I, naturally, indulged as only an adventurous food lover would. Bernard kept nodding his head that he’d join me on the floor, but given that he can’t sit cross-legged comfortably, I knew that wasn’t likely to happen. More important, as soon as he’d perched himself on the wall bench, he was plied with infants, so could not, in all politeness, move.

Here’s an interesting tidbit: Of Oman’s estimated 4 million population, over 40% are foreign workers, mainly from India and Bangladesh. All but one of the coffee shops where we stopped for a fresh juice or snack during our drive each day, were run by Indians and served only Indian foods.


Here’s another bit: In this country where wadis are the only viable place from which to craft a village life, isolation is a product of geography, not choice. Thus it’s entirely common to marry a close family member.


Nora, the lovely young woman I spent an hour talking to in Sayq village– in between nibbles of boiled sweets–, kept referring to her mother-in-law as Auntie. I thought it was a friendly mis-translation.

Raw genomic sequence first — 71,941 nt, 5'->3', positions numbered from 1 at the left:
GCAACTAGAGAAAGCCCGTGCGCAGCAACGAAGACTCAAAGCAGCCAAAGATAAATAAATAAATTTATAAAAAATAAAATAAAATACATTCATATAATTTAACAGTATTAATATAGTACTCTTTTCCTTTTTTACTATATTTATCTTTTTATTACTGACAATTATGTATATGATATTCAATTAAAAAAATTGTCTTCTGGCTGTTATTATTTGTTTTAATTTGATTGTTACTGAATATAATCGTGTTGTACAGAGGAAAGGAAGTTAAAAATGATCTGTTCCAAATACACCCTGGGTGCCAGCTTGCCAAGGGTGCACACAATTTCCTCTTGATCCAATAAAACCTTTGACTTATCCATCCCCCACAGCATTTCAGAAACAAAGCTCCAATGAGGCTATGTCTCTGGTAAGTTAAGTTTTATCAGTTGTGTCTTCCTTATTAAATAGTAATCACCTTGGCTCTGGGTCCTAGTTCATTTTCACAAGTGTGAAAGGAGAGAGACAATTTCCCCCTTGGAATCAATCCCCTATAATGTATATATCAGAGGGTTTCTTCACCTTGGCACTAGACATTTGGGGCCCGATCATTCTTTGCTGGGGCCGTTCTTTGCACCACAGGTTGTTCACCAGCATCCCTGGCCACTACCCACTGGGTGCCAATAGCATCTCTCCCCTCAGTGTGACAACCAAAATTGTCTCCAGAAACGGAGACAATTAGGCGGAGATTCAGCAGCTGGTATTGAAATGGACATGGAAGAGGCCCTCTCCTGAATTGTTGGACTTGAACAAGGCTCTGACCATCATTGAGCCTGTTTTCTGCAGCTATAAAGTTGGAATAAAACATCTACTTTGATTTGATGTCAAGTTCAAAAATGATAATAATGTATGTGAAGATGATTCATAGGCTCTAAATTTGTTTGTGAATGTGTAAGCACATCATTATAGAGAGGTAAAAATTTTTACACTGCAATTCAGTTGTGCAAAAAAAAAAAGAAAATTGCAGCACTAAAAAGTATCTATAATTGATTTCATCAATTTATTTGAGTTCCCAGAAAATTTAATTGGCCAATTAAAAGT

“But she’s your mother-in-law, yes?
So how can she be your Aunt, too?
She’s married to my father’s brother.”
And you’re married to her son?
So she’s your Aunt AND your mother-in-law
And you did this of your own choice? No one told you you had to marry each other?
No. We chose each other. And we’ve known each other since we were small.”


Assured that I had it all straight, I took another spoonful of halwa, to keep my mouth occupied while I pondered the obvious. However, based on the stupendous cuteness of her 10-month-old daughter, who quietly amused herself with Bernard’s mustache while sitting on his lap for an hour, there was no problem with that marriage!


There have been other twilight zone moments….


Yusef, in the village of Mibam above Wadi Tiwi, appeared from an apricot colored house next to a spreading plane tree. I was alone, waiting for Bernard to back the car around into the shade. As if materializing from thin air, Yusef was beside me, with softly curling hair and a ready smile, offering to show us through the village palm groves, along burbling falaj, down to a pool where we could swim.